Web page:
The Final Clean Power Plan: More Ambitious, More Achievable for States

Today, President Obama announced EPA’s historic Clean Power Plan, a first-of-its-kind step to cut the harmful carbon pollution fueling climate change from our nation’s power plants. Climate change threatens our health, our economy, and our way of life with impacts like more intense heat, cold, droughts, floods, fires, and storms. And power plants are our nation’s largest driver of climate change, making up a third of our carbon pollution emissions.

Compared with last year’s proposal, the final Clean Power Plan cuts over 70 million more tons of carbon pollution, making it more ambitious. And based on more than two years of extensive outreach, plus the 4.3 million public comments we received, we made changes to improve the proposal, so that the final Clean Power Plan is more achievable and more affordable, too.

There are two key reasons our final rule works: 1) it follows a more traditional Clean Air Act approach to reduce air pollution, and 2) it gives states and utilities even more options and more time to reach their pollution reduction goals.

At the heart of the final Clean Power Plan are its uniform emission rates for fossil fuel power plants. These standards limit the average amount of carbon pollution released for every unit of energy generated – and the standards are now the same in every state for similar types of fossil fuel plants. Based on those standards, EPA’s plan sets state-specific carbon pollution reduction goals that reflect each state’s unique energy mix.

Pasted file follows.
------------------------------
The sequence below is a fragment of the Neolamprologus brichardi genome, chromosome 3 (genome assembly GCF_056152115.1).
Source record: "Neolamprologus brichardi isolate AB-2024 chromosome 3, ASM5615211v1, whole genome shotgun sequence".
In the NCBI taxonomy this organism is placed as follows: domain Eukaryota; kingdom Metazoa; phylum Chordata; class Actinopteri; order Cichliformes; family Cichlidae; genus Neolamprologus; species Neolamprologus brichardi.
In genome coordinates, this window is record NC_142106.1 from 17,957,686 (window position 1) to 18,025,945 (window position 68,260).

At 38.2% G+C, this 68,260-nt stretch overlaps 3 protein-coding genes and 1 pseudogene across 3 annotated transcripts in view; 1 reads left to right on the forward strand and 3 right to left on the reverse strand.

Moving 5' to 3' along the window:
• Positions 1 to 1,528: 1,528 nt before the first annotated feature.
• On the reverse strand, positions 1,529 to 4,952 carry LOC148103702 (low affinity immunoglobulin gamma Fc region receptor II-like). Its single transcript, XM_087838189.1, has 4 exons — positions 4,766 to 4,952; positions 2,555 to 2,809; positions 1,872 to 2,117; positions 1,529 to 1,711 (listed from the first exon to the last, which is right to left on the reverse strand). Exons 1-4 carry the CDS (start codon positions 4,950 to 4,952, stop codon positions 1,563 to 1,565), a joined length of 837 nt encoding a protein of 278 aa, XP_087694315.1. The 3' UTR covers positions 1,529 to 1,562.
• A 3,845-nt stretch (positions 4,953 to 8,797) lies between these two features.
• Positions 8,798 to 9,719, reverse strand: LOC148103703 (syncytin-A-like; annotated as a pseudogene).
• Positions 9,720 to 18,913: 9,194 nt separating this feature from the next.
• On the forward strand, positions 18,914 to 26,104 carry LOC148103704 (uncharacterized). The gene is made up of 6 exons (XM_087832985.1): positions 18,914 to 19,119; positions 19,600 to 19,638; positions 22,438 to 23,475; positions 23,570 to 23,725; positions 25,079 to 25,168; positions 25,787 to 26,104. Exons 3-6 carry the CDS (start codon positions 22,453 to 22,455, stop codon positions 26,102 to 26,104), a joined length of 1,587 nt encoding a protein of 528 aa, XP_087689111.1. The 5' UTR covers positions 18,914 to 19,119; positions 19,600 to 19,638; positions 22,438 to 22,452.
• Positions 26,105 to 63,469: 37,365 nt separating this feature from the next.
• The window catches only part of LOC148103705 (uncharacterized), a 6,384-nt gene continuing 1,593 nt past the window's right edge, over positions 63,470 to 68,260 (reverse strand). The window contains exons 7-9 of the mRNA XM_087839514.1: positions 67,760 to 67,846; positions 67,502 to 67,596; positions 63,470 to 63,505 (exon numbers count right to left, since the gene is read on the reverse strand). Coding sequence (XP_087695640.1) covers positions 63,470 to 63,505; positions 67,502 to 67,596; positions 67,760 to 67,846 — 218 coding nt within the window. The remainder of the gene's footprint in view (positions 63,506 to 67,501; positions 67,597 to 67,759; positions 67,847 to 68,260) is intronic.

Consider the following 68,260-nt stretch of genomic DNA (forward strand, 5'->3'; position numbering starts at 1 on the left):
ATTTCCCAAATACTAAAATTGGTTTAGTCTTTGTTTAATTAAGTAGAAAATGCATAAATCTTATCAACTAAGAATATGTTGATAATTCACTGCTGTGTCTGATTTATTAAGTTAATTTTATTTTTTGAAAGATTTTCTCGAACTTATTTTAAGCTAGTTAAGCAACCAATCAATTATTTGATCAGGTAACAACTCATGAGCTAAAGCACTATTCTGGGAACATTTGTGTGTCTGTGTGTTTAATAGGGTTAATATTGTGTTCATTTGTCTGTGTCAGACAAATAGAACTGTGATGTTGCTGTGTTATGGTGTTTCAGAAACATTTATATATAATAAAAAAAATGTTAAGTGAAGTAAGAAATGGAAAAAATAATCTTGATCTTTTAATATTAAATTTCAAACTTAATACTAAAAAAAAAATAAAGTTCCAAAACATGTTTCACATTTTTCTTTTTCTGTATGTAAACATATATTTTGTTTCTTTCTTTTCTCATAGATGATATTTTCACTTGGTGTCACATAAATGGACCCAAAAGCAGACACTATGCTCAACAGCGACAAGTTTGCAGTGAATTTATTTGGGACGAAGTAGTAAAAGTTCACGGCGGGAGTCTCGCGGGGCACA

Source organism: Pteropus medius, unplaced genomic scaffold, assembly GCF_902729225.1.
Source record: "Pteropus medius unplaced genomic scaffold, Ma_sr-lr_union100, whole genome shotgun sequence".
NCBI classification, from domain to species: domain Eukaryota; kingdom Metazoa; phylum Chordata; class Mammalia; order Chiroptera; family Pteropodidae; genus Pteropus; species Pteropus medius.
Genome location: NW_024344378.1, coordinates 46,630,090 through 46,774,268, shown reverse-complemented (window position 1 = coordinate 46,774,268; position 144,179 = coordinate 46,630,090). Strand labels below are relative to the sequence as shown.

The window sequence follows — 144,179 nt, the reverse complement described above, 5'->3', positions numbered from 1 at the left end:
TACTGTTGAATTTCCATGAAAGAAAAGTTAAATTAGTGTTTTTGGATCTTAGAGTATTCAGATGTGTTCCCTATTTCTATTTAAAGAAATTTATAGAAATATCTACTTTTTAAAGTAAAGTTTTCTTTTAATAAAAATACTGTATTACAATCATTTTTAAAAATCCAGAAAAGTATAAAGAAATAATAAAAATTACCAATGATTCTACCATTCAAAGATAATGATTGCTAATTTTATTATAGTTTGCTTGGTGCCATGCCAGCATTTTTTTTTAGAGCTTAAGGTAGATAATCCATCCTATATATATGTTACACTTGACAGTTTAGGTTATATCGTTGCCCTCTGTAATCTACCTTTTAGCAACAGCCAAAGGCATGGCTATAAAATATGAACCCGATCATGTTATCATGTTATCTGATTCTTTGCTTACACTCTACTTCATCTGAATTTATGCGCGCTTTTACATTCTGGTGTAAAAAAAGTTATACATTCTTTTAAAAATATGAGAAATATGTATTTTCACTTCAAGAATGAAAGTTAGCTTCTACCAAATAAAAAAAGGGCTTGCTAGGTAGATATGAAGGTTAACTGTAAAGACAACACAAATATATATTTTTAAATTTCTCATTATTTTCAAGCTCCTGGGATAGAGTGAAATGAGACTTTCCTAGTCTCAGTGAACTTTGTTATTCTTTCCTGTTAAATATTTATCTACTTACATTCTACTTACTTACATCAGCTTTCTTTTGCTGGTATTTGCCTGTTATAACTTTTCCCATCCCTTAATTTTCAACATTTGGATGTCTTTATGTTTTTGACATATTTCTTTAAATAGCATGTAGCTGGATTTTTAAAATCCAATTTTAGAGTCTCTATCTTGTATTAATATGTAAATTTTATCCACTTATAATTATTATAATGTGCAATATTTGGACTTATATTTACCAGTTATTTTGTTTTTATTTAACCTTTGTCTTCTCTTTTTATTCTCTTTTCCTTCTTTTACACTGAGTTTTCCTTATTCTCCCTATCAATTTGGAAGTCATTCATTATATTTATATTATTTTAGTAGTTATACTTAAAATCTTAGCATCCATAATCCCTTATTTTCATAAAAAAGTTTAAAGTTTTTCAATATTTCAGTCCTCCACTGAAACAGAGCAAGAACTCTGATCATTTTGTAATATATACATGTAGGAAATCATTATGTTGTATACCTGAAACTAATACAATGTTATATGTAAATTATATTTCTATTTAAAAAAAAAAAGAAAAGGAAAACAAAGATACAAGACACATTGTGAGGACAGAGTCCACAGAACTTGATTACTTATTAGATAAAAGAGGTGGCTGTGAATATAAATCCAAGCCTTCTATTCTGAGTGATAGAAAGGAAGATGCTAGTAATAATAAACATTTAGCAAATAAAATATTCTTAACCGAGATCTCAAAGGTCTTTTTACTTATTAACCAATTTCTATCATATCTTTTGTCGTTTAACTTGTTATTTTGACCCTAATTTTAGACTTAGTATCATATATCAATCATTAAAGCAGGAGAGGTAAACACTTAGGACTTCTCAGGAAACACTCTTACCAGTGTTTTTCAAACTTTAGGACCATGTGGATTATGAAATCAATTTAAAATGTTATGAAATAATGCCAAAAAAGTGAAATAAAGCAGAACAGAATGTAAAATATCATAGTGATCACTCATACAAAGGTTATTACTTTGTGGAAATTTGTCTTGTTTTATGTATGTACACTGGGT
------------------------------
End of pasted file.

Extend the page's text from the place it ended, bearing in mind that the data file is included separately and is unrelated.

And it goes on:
Carbon reductions can begin now, and each state needs to hit its interim target by 2022 and its final target by 2030—but no individual plant has to meet the standard alone or all at once. Instead, power plants can work within the electricity grid to meet the standards over time. That means, even though the standards are fair and consistent, they’re not cookie-cutter. States are in the driver’s seat to design approaches that work for them, and the final plan gives utilities more options to reach the interim and final goals.

When we hold power plants of the same type to the same standards, we also make sure their reductions are interchangeable – creating a system that’s ready for trading. The built-in ability to trade emissions gives states even more flexibility in how they achieve their carbon pollution reduction goals.

States don’t exist in isolation, and neither do power plants. Utilities have bought, sold and transmitted electricity across state lines for decades, and regional power grids are a major reason electricity is affordable and reliable. Pollution doesn’t stop at state lines either. With the Clean Power Plan, we’re cutting pollution in the same way we generate and distribute electricity—through an interconnected grid.

Because states requested it, we’re also proposing a model rule they can adopt right away: one that’s cost-effective and guarantees they meet EPA’s requirements, and will let their power plants use interstate trading. But they don’t have to use our plan; they can cut carbon pollution in whatever way makes the most sense for them.
Our final rule sets smart, uniform targets for power plants across the country, but that’s nothing new. It’s a proven approach that EPA has used to reduce air pollution under the Clean Air Act for decades. We’re following long-standing legal precedent to create smart, achievable standards and facilitate trading among plants so the cheapest reductions come first.

Cutting carbon pollution from power plants is about tackling the challenge of climate change. This is an opportunity to protect public health, cut pollution from our energy system, and energize our clean economy. Now is the time to build a future that we’ll be proud to leave behind for our children and future generations.


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